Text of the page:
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Records Of The Somerville Family Of Castlehaven And Drishane From 1174, To 1940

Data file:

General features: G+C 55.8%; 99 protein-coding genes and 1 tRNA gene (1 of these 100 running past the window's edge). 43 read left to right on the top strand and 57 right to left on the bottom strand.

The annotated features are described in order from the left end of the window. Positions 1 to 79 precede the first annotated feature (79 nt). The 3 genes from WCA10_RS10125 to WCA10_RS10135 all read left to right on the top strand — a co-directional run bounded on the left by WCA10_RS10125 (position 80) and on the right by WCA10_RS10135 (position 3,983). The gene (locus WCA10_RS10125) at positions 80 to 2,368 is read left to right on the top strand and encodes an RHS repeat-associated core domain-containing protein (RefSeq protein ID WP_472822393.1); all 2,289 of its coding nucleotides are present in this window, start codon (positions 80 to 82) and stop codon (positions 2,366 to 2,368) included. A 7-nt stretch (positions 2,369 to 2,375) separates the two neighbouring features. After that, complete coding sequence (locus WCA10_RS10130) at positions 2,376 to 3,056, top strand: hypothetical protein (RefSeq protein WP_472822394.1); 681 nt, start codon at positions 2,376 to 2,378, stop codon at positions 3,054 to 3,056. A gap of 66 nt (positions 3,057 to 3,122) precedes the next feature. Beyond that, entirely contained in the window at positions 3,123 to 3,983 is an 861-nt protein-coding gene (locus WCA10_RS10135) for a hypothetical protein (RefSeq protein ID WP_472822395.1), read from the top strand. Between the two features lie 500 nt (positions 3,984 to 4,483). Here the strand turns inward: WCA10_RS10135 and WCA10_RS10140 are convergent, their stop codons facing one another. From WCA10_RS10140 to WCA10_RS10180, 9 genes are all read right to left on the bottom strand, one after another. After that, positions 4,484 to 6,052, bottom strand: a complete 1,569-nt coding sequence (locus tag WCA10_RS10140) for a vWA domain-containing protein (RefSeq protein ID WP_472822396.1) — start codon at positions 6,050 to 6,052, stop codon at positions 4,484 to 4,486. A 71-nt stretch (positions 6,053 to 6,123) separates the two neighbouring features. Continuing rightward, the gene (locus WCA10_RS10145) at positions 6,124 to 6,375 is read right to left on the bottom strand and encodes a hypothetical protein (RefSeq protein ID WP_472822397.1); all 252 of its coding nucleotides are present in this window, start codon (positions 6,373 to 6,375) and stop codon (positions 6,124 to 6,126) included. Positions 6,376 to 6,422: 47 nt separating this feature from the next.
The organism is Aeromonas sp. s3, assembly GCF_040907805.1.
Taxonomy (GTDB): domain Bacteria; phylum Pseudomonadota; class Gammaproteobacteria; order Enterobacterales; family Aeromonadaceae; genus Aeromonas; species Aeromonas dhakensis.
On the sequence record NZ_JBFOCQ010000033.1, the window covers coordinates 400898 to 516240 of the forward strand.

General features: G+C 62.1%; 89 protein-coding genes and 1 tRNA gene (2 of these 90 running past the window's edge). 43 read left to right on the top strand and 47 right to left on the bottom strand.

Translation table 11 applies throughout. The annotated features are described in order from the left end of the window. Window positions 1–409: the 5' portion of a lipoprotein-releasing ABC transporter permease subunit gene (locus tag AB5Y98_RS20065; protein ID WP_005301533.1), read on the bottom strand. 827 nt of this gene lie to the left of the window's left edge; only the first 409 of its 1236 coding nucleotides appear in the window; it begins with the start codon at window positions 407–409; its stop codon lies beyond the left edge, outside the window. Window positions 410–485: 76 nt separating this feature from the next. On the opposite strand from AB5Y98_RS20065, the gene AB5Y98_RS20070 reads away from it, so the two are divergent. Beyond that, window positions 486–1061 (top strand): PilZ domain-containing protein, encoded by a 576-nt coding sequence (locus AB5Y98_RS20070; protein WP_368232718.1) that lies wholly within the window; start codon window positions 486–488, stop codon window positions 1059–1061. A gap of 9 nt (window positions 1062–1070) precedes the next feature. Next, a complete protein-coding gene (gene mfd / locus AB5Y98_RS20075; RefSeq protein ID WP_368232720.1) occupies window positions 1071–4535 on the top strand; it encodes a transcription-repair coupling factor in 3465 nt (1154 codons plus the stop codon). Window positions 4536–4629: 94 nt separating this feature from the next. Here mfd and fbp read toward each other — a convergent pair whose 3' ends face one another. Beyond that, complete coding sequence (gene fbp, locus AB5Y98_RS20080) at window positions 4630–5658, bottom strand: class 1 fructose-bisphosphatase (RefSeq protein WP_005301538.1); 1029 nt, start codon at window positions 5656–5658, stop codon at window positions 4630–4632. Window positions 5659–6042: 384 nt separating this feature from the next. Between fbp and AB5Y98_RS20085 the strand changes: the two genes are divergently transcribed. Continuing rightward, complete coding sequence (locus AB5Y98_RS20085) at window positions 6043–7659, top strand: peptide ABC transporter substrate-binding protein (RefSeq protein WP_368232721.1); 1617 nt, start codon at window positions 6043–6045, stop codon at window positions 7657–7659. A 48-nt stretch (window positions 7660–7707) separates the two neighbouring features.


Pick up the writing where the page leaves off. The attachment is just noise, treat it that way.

SOMERVILLE, Edith and SOMERVILLE, Boyle Large 8vo, pp. 134. Original blue three-quarter boards, lettered in back to front panel and black to white to spine. Offsetting to endpapers, boards a little faded, but a very well preserved copy. Photographic fromtispiece and two further photographic illustrations within text. First edition. One of 200 copies. SIGNED BY EDITH SOMERVILLE, AND ADDITIONALLY INSCRIBED TO HER NIECE: 'To K. with love from D. Christmas 1940.' 'D' was the family diminuitive for Edith. The recipient was Katharine Johnston (née Coghill). Somerville and her usual writing partner, her cousin Violet Martin ('Martin Ross') wrote the Irish R.M. stories together. Violet died in 1915, but Edith, firm believer in the afterlife and a regular attender of seances, used the 'Somerville and Ross' authorial description for the rest of her career. Edith's brother Boyce Townshend Somerville [1863-1936] was a distinguished naval officer, retiring in 1919 having attained the rank of Vice-Admiral, and an eminent hydrographic surveyor who mapped the Persian Gulf, the waters of Ceylon (now Sri Lanka) and much of the British coastline. His published books include dictionaries of Pacific languages encountered during his naval career, as well as works of naval history such as The Chartmakers (1928) and this, penultimate work. His last book was Will Mariner (1934) all but finished at the time of his murder by the IRA for providing references for local boys looking to join the navy, an act which was instrumental in bringing about the IRA's proscription three months later. After her brother's death Edith prepared the book for publication: it duly appeared later the same year. Boyle is here credited with co-authorship, despite having been killed six years before the book's publication. In an explanatory note, Edith writes: 'I undertake this family explanation in remembrance of my brother Boyle, whose great wish it was that all that was known of our Family History should be recorded.' (Why this results in an author's credit rather than a dedication is unclear.) Laid in to the book is a handwritten portion of the Somerville family tree, written on the stationery of Dishane House, Edith's home in County Cork. A wonderful family association.